Application of the LCM to gear networks

Imagine we've interlocked two gears, one smaller, with 16 teeth, and one larger, with 32 teeth. We draw an arrow from the center of each gear to its point of contact with the other gear, so that the two arrow tips meet exactly. How many full rotations would we have to turn the smaller gear for the arrows to meet a second time? How many full rotations would we have to turn the larger gear? What is the answer to both of the previous questions if the smaller gear had 24 teeth instead? Generalizing this, if we had two gears, one smaller gear with \(g_1\) teeth, and another larger gear with \(g_2\) teeth, what formula tells us the number of full rotations necessary for the arrows to meet a second time? What if we didn't know which gear was larger a priori? What would our formula be then? That is, we're always turning \(g_1,\) but \(g_1\) could be smaller than \(g_2\) or vice-versa.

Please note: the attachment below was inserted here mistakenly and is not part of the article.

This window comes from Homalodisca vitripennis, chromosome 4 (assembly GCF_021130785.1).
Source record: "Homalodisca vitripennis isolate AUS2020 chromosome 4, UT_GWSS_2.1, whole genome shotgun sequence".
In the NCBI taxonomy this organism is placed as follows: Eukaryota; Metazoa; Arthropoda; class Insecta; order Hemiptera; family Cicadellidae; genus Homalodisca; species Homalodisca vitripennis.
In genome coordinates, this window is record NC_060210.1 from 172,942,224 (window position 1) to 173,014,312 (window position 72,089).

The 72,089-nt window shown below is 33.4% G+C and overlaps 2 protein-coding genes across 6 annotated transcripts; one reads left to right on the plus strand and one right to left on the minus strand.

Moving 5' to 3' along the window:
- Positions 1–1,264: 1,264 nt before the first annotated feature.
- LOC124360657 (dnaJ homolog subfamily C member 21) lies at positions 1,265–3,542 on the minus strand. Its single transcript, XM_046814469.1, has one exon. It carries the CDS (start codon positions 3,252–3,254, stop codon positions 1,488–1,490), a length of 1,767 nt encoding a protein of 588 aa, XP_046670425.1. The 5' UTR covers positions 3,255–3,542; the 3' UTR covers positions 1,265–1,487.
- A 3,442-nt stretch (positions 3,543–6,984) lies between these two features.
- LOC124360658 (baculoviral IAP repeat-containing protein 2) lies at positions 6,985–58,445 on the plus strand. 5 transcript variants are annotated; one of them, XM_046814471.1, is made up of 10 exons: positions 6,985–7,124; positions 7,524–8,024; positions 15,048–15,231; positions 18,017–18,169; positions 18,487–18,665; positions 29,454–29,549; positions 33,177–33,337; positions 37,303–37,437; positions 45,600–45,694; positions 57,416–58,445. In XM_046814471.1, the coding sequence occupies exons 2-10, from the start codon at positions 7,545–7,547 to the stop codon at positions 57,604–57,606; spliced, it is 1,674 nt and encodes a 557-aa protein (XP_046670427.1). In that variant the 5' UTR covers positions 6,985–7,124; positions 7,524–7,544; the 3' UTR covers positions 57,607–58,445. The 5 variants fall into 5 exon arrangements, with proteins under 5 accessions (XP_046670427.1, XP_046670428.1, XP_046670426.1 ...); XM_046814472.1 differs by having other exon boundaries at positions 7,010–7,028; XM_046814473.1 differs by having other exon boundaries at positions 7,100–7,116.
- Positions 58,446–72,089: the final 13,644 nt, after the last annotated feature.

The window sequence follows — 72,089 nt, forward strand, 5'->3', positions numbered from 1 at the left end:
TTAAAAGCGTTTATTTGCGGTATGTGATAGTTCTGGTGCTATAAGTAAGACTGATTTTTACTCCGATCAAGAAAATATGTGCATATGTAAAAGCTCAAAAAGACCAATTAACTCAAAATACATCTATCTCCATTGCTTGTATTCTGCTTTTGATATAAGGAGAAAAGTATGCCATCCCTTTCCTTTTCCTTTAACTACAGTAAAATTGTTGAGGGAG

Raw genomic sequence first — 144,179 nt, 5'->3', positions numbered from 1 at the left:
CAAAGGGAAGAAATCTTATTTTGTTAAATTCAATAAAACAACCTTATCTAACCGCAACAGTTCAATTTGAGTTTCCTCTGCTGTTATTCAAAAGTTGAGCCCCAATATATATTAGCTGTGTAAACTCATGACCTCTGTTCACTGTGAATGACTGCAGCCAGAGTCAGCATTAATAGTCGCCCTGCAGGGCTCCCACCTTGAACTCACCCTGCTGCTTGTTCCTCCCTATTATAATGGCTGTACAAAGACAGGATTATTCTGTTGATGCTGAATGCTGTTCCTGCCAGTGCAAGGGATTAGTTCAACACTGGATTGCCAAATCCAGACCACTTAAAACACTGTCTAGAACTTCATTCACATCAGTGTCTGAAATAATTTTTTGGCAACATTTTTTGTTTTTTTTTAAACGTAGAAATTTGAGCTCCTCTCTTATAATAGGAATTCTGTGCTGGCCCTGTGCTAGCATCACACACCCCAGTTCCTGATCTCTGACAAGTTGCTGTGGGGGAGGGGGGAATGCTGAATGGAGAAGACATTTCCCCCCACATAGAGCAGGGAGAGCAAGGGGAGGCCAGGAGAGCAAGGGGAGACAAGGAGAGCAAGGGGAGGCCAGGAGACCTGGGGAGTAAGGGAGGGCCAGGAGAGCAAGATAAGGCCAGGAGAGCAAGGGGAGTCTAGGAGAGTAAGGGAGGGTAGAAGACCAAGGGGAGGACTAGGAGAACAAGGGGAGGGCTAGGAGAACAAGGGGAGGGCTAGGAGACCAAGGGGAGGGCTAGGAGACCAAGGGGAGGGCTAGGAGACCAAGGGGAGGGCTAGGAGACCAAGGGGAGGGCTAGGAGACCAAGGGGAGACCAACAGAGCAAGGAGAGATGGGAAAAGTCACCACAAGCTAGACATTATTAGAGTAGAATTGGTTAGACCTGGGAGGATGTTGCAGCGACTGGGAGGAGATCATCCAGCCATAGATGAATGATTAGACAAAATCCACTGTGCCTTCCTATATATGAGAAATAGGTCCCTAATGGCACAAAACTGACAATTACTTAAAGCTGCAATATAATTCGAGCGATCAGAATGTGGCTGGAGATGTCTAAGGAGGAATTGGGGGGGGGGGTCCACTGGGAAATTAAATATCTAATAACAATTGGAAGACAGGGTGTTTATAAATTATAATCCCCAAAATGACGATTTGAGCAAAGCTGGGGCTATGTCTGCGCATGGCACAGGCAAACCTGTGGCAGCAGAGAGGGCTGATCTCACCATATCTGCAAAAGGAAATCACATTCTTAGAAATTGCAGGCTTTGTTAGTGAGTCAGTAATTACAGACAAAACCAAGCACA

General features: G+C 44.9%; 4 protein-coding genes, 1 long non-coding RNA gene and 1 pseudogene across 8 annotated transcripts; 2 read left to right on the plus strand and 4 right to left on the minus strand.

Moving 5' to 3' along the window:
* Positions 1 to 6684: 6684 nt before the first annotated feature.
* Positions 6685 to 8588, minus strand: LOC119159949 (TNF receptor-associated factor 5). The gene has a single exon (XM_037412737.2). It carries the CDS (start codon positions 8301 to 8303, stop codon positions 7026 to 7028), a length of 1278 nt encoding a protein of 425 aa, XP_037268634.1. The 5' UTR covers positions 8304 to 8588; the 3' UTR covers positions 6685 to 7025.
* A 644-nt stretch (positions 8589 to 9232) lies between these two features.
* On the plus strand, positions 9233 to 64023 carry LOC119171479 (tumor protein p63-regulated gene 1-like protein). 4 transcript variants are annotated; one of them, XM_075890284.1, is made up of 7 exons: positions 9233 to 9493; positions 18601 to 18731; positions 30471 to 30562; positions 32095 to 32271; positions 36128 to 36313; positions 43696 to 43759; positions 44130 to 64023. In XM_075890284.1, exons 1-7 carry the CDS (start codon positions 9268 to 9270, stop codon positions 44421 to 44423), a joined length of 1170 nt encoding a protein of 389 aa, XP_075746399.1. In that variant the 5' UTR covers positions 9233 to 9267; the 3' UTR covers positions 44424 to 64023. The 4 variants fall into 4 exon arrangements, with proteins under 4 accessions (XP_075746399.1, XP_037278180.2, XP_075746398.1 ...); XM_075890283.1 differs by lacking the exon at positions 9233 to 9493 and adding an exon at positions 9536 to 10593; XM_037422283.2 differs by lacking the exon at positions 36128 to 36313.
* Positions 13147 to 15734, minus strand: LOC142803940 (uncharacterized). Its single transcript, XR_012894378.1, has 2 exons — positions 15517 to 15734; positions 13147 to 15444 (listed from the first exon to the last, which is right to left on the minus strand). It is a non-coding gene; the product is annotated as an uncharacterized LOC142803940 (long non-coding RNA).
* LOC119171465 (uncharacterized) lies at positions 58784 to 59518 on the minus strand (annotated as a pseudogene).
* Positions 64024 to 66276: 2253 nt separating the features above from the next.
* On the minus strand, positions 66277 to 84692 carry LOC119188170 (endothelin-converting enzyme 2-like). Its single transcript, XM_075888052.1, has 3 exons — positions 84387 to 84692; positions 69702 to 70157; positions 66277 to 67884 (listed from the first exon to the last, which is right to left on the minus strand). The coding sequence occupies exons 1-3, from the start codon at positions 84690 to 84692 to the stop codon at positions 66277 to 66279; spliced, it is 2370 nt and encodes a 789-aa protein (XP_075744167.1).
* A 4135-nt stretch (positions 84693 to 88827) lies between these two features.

Generalizing even further, what if we had three gears, and two pairs of arrows? The first pair of arrows are black. They're between the first and second gear. The second pair of arrows are red. They're between the second and third gear. If we turn a gear at either end, how many rotations are necessary for both pairs of arrows to meet a second time? What if we turned the middle gear instead?

What if our chain consisted of not 3 gears, but \(n,\) and we've decided to turn gear \(i?\)

Next, make several circular networks of gears. For each network, rotate some single gear. After doing this for several networks, what do you notice? Now consider your previous formula for a chain of \(n\) gears, rotating gear \(i.\) Does the same formula work? And if not, what's the formula for the case of circular networks?

What about an arbitrary network of gears, where arrows are drawn between each pair of gears?